Web Services are the underpinning of Microsoft's .NET strategy. The concepts and the innovations behind this initiative have struck a chord with developer's building the next generation of Internet applications.
In this month's column, we're going to take a look at the features within ASP.NET to enable Web Services. Before we dig into the technical details let's start with an overview of Web Services.
Web Services Overview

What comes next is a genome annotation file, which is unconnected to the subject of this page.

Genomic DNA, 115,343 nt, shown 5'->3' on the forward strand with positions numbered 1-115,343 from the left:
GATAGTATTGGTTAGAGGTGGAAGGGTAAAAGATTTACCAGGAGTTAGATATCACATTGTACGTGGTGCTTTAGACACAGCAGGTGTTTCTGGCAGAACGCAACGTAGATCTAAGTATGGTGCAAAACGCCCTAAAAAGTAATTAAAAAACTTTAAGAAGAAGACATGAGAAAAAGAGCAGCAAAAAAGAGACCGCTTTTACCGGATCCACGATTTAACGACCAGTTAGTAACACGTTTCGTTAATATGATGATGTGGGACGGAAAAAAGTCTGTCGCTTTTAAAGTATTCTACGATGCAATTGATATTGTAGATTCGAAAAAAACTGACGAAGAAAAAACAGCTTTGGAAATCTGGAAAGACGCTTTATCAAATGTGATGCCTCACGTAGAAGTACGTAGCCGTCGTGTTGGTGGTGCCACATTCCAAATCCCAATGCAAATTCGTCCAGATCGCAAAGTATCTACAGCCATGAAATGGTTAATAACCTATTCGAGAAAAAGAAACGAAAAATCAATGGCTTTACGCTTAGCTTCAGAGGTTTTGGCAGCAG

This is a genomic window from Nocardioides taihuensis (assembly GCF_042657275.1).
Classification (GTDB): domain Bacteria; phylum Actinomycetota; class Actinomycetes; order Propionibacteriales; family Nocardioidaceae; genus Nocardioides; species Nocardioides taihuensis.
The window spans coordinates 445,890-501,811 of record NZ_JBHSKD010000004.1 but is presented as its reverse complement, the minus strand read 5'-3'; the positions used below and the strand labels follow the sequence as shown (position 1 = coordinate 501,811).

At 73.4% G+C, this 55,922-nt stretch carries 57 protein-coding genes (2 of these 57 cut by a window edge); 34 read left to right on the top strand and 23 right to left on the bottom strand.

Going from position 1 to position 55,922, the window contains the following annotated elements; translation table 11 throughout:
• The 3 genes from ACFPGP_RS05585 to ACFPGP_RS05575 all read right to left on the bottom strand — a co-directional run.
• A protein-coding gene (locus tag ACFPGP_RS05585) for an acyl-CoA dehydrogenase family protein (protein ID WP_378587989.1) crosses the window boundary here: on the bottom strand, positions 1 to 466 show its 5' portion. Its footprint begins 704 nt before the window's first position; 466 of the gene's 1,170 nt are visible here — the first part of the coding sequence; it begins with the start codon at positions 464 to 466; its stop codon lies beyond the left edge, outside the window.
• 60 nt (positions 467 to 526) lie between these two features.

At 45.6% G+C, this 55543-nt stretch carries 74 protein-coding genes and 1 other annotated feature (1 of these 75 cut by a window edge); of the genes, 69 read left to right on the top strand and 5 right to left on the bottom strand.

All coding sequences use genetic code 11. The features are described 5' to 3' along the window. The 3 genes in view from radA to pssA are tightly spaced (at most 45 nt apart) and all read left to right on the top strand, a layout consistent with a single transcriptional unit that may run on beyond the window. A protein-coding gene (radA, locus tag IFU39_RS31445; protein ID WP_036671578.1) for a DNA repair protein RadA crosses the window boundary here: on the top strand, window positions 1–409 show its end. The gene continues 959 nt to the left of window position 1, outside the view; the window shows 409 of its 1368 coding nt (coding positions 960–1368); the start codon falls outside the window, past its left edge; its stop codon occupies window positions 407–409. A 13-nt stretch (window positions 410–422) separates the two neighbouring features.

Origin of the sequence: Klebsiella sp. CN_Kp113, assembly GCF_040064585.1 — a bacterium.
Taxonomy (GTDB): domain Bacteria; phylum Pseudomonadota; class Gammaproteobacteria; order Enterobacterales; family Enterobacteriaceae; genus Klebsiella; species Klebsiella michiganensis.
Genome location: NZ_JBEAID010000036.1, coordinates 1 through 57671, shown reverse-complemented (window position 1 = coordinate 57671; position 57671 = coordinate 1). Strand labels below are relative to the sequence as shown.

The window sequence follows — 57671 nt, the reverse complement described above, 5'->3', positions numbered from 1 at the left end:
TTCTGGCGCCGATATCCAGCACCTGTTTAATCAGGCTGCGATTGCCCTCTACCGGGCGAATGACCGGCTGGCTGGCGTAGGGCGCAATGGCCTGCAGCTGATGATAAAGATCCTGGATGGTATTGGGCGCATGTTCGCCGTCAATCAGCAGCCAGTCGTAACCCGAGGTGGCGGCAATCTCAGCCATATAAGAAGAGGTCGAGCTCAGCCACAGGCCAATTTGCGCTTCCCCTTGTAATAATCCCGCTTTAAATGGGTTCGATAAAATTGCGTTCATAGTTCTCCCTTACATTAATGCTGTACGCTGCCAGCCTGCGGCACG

A Web Service is programmable application logic accessible via standard Web protocols. One of these Web protocols is the Simple Object Access Protocol (SOAP). SOAP is a W3C submitted note (as of May 2000) that uses standards based technologies (XML for data description and HTTP for transport) to encode and transmit application data.
Consumers of a Web Service do not need to know anything about the platform, object model, or programming language used to implement the service; they only need to understand how to send and receive SOAP messages (HTTP and XML).
A SOAP message consists of several elements, most notably an envelope. The envelope encapsulates the data transmitted within the SOAP message. Below is a simple SOAP message complete with HTTP headers: